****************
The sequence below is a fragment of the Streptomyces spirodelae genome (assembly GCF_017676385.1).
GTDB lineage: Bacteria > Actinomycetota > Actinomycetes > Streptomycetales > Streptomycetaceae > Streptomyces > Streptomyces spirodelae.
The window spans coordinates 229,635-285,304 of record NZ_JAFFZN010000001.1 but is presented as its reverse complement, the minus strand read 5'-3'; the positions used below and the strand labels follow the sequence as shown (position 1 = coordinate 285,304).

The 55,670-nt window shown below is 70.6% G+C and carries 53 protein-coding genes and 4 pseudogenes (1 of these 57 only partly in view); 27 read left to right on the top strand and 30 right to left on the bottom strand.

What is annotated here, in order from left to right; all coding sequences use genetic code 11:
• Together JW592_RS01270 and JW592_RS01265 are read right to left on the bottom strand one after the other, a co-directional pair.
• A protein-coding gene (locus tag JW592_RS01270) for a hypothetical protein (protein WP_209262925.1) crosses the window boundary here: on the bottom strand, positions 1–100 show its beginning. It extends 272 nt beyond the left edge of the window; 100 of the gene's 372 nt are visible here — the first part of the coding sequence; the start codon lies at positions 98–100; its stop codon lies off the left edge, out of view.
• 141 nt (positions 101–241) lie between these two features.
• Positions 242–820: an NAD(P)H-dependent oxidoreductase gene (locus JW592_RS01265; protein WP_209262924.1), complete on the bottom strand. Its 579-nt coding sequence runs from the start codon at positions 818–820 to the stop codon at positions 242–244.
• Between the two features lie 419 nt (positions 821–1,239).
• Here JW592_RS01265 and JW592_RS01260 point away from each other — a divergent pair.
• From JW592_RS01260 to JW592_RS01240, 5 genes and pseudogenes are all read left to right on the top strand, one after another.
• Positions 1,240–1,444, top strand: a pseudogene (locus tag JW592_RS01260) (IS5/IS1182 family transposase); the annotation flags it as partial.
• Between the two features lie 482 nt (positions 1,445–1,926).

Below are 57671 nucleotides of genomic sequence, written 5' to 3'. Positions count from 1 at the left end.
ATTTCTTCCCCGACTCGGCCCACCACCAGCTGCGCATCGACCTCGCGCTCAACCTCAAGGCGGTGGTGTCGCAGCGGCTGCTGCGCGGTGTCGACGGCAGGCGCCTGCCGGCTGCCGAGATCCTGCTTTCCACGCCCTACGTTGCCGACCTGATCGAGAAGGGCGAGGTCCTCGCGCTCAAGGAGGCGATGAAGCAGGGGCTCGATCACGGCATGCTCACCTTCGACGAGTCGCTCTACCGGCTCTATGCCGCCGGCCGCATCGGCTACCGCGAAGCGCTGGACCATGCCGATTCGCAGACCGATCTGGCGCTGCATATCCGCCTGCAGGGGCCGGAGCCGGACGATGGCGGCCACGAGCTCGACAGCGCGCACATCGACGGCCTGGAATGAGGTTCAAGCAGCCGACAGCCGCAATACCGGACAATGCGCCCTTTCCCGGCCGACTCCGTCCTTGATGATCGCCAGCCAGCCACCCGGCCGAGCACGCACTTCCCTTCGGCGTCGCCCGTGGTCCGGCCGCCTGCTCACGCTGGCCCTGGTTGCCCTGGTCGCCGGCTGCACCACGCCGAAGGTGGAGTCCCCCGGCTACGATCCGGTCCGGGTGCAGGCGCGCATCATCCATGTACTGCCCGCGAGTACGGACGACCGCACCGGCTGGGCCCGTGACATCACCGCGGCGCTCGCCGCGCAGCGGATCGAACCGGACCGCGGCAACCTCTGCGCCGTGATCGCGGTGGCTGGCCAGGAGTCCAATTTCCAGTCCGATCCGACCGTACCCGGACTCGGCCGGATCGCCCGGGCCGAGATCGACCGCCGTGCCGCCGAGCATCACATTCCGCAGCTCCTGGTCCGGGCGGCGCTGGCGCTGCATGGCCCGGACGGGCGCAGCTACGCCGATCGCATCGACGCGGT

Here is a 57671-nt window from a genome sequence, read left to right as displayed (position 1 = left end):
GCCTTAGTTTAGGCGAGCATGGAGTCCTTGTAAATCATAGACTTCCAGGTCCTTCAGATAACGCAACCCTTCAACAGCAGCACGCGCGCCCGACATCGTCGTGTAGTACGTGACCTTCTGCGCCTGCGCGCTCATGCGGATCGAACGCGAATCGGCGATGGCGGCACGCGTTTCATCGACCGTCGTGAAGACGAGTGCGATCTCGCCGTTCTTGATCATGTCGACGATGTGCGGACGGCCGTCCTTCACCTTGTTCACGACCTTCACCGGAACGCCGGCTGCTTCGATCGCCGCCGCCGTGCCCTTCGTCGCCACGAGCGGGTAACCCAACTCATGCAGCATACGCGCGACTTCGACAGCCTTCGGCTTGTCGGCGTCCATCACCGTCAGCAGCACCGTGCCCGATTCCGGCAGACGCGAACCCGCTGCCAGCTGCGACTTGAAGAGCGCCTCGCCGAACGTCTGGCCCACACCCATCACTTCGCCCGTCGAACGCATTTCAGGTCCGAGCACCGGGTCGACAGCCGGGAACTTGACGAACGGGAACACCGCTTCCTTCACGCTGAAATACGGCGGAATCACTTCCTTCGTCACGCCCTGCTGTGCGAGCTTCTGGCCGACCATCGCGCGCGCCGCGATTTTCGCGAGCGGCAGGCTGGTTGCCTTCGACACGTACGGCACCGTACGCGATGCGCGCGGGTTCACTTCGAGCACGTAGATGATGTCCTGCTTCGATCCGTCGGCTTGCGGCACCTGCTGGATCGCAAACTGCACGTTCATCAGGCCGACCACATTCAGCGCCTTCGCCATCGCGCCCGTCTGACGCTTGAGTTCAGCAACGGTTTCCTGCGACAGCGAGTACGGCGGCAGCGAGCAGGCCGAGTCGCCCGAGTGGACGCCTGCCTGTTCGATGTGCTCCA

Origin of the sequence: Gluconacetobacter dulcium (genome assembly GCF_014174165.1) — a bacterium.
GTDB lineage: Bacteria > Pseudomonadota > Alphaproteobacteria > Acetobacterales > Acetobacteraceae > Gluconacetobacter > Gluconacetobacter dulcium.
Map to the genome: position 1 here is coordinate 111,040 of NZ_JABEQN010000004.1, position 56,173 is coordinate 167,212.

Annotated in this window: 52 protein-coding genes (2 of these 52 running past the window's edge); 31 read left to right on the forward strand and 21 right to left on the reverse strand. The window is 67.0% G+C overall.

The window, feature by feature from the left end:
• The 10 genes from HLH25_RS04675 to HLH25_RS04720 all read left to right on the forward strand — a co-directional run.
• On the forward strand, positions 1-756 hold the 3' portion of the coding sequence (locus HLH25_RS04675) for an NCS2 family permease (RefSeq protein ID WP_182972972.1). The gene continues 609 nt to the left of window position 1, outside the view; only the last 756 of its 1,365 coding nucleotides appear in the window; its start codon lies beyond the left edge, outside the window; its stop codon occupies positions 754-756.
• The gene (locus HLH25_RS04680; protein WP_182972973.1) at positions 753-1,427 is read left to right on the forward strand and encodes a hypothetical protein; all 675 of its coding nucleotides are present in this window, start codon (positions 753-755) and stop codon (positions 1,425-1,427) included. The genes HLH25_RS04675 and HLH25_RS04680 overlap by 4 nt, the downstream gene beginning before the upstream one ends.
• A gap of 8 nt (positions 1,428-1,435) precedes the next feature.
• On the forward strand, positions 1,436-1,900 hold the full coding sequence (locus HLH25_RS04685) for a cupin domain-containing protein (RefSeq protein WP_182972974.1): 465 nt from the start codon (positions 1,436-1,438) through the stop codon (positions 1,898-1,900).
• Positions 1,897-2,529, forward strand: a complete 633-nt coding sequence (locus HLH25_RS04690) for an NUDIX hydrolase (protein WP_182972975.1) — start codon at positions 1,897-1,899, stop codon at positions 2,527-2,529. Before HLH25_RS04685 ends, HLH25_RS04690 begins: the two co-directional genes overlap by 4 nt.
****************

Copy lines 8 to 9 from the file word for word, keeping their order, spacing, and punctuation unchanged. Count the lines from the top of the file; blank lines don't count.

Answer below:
• 141 nt (positions 101–241) lie between these two features.
• Positions 242–820: an NAD(P)H-dependent oxidoreductase gene (locus JW592_RS01265; protein WP_209262924.1), complete on the bottom strand. Its 579-nt coding sequence runs from the start codon at positions 818–820 to the stop codon at positions 242–244.